National Asthma Education and Prevention Program (NAEPP) defines asthma as a chronic inflammatory disorder of the airways in which many cells and cellular elements play a role.
In people who are susceptible to asthma, this inflammation causes intermittent dyspnea (difficulty in breathing), wheezing, coughing, and tightness in the chest. It is basically a hypersensitive reaction of the airways.
Although, asthma is yet not curable, but proper therapy and management help in better quality of life.
What causes Asthma?
The causes of asthma are mostly idiopathic and sometimes it may develop over time.
People with a family history of allergies or asthma are more prone to developing asthma. Many people with asthma also have allergies. This is called allergic asthma.
Occupational asthma is caused by inhaling fumes, gases, dust or other potentially harmful substances while on the job.
Childhood asthma impacts millions of children and their families. In fact, the majority of children who develop asthma do so before the age of five.
If you have asthma your airways are always inflamed. They become even more swollen and the muscles around the airways can tighten when something triggers your symptoms. This makes it difficult for air to move in and out of the lungs, causing symptoms such as coughing, wheezing, shortness of breath and/or chest tightness.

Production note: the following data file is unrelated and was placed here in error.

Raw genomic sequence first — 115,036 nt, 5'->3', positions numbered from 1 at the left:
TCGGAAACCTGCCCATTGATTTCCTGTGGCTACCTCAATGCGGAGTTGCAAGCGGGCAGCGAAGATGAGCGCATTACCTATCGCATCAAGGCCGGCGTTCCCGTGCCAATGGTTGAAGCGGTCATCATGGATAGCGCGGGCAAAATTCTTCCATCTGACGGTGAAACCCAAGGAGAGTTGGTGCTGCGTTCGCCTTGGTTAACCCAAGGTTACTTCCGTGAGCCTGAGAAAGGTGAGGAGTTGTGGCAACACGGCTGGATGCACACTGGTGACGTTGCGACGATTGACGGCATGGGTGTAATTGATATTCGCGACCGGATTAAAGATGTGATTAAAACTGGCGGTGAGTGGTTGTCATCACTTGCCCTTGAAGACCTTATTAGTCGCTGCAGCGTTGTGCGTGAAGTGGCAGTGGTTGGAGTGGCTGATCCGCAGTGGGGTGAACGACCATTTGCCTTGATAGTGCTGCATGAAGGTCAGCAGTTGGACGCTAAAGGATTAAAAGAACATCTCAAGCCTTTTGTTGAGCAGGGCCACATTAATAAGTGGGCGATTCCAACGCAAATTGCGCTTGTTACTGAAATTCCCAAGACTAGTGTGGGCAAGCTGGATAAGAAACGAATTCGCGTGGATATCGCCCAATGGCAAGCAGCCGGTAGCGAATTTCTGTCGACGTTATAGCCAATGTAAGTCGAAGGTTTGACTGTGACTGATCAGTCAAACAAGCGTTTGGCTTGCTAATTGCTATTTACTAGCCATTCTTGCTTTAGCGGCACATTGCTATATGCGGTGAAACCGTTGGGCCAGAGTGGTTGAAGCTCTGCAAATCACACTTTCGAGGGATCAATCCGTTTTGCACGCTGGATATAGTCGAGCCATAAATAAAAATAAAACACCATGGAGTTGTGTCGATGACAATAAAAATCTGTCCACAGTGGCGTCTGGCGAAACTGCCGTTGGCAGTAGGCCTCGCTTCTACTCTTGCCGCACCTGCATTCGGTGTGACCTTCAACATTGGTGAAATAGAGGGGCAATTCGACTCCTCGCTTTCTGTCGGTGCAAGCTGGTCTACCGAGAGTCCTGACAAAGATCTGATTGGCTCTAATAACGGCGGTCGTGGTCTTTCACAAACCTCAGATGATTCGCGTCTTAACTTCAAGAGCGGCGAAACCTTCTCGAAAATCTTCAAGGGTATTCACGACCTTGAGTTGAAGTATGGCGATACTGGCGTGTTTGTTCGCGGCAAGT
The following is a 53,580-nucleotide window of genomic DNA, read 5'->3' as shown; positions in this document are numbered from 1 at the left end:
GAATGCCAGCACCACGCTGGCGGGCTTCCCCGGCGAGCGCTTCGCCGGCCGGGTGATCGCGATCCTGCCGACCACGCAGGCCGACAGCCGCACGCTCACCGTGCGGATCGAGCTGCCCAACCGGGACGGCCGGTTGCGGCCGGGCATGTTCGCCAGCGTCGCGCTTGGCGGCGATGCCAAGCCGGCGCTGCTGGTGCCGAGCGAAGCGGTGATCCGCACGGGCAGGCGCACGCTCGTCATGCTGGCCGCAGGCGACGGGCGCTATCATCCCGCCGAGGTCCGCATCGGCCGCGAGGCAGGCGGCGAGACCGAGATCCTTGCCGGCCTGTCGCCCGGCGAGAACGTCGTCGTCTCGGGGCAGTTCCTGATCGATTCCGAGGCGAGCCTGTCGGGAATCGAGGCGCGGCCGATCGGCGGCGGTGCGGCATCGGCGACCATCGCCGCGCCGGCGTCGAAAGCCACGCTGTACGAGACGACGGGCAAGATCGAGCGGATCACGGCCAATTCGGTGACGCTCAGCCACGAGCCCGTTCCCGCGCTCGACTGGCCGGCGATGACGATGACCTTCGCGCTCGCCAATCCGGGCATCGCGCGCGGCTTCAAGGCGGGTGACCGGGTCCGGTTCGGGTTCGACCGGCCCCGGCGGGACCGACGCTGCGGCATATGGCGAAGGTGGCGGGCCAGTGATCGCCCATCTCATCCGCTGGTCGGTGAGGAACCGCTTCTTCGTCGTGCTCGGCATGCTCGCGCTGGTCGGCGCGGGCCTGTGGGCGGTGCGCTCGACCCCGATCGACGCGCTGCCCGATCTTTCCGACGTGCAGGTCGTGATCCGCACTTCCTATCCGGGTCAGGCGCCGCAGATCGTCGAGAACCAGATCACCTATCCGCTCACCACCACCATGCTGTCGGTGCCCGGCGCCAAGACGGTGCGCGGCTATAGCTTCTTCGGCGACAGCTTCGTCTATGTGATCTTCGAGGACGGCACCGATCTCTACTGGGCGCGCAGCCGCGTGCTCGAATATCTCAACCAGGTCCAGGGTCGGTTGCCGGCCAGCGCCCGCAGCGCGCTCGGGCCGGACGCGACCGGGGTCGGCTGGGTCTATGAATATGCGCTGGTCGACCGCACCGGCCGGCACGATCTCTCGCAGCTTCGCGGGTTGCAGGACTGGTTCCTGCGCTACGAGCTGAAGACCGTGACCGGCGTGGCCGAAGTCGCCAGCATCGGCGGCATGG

Diagnosis of asthma can be confirmed by demonstrating the presence of reversible airway obstruction using a spirometer / peak flow meter.
There is no cure for asthma, but once it is properly diagnosed and a treatment plan is in place you will be able to manage your condition, and your quality of life will improve. Things that help in proper therapy and management-
Keep prescribed medicines within your reach: The medication that is prescribed must always be carried along wherever you are going. If you are prescribed inhalers, you must ensure the inhaler has sufficient quantity of medicines.
Get to know your action plan and familiarise yourself with it: The action plan for the therapy is different for different individuals. Familiarise yourself with the names of medicines that have been prescribed to you.
Identify environmental trigger: Take your time and identify what really “triggers” your asthma attack. It varies from person to person. Common environmental triggers are pollen, dust mites, fungi etc.
Control pets: Pet tissues like cat dander and dog fur can trigger a response. Thus limiting where the pets go and factors such as keeping them clean can help your cause. Try adopting pets with less fur shedding.
Control other precipitants: Try to prevent contracting viral infections and irritants such as smoke, dust and chalk dust.
Stop Smoking: If you are a smoker, never could be a better cause to stop smoking. Smoking tobacco precipitates asthma attacks.
Medications: Certain medications such as NSAIDs and propranolol maybe contraindicated in asthma.
Patient education on the pathophysiology of the disease and working of the medication aid. If you wish to discuss about any specific problem, you can consult a pulmonologist and ask a free question.
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